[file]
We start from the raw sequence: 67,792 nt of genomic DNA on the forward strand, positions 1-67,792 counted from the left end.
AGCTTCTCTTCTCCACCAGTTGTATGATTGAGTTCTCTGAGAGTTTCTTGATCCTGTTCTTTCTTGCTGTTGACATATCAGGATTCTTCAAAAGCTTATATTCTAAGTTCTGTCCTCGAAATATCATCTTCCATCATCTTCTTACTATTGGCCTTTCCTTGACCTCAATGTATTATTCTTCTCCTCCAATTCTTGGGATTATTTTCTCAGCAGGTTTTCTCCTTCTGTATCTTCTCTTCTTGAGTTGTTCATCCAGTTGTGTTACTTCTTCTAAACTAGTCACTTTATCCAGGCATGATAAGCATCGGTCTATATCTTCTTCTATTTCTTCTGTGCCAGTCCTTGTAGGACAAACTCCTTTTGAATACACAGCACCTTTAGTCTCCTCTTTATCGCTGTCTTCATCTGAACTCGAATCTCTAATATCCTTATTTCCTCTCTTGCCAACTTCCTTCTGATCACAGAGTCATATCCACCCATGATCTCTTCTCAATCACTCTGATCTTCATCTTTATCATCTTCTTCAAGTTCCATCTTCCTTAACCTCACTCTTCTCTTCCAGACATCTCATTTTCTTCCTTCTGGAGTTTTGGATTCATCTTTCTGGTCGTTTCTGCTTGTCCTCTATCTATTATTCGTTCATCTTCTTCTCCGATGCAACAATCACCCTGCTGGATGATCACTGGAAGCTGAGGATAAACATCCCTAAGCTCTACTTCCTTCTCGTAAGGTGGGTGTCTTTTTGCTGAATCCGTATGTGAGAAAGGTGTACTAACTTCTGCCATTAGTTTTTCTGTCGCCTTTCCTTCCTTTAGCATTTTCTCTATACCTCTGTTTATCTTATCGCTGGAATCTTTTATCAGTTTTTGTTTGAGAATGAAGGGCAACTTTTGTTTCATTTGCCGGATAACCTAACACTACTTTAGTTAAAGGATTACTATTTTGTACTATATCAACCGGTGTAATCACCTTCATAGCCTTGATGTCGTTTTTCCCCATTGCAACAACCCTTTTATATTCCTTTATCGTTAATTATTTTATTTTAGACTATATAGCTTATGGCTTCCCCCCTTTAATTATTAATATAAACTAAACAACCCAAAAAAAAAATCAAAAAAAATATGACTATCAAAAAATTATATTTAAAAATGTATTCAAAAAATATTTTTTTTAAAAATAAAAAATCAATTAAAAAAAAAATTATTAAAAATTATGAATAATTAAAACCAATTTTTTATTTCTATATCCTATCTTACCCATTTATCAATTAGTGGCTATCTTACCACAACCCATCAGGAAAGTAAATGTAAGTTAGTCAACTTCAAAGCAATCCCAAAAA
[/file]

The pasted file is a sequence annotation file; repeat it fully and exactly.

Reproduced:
We start from the raw sequence: 67,792 nt of genomic DNA on the forward strand, positions 1-67,792 counted from the left end.
AGCTTCTCTTCTCCACCAGTTGTATGATTGAGTTCTCTGAGAGTTTCTTGATCCTGTTCTTTCTTGCTGTTGACATATCAGGATTCTTCAAAAGCTTATATTCTAAGTTCTGTCCTCGAAATATCATCTTCCATCATCTTCTTACTATTGGCCTTTCCTTGACCTCAATGTATTATTCTTCTCCTCCAATTCTTGGGATTATTTTCTCAGCAGGTTTTCTCCTTCTGTATCTTCTCTTCTTGAGTTGTTCATCCAGTTGTGTTACTTCTTCTAAACTAGTCACTTTATCCAGGCATGATAAGCATCGGTCTATATCTTCTTCTATTTCTTCTGTGCCAGTCCTTGTAGGACAAACTCCTTTTGAATACACAGCACCTTTAGTCTCCTCTTTATCGCTGTCTTCATCTGAACTCGAATCTCTAATATCCTTATTTCCTCTCTTGCCAACTTCCTTCTGATCACAGAGTCATATCCACCCATGATCTCTTCTCAATCACTCTGATCTTCATCTTTATCATCTTCTTCAAGTTCCATCTTCCTTAACCTCACTCTTCTCTTCCAGACATCTCATTTTCTTCCTTCTGGAGTTTTGGATTCATCTTTCTGGTCGTTTCTGCTTGTCCTCTATCTATTATTCGTTCATCTTCTTCTCCGATGCAACAATCACCCTGCTGGATGATCACTGGAAGCTGAGGATAAACATCCCTAAGCTCTACTTCCTTCTCGTAAGGTGGGTGTCTTTTTGCTGAATCCGTATGTGAGAAAGGTGTACTAACTTCTGCCATTAGTTTTTCTGTCGCCTTTCCTTCCTTTAGCATTTTCTCTATACCTCTGTTTATCTTATCGCTGGAATCTTTTATCAGTTTTTGTTTGAGAATGAAGGGCAACTTTTGTTTCATTTGCCGGATAACCTAACACTACTTTAGTTAAAGGATTACTATTTTGTACTATATCAACCGGTGTAATCACCTTCATAGCCTTGATGTCGTTTTTCCCCATTGCAACAACCCTTTTATATTCCTTTATCGTTAATTATTTTATTTTAGACTATATAGCTTATGGCTTCCCCCCTTTAATTATTAATATAAACTAAACAACCCAAAAAAAAAATCAAAAAAAATATGACTATCAAAAAATTATATTTAAAAATGTATTCAAAAAATATTTTTTTTAAAAATAAAAAATCAATTAAAAAAAAAATTATTAAAAATTATGAATAATTAAAACCAATTTTTTATTTCTATATCCTATCTTACCCATTTATCAATTAGTGGCTATCTTACCACAACCCATCAGGAAAGTAAATGTAAGTTAGTCAACTTCAAAGCAATCCCAAAAA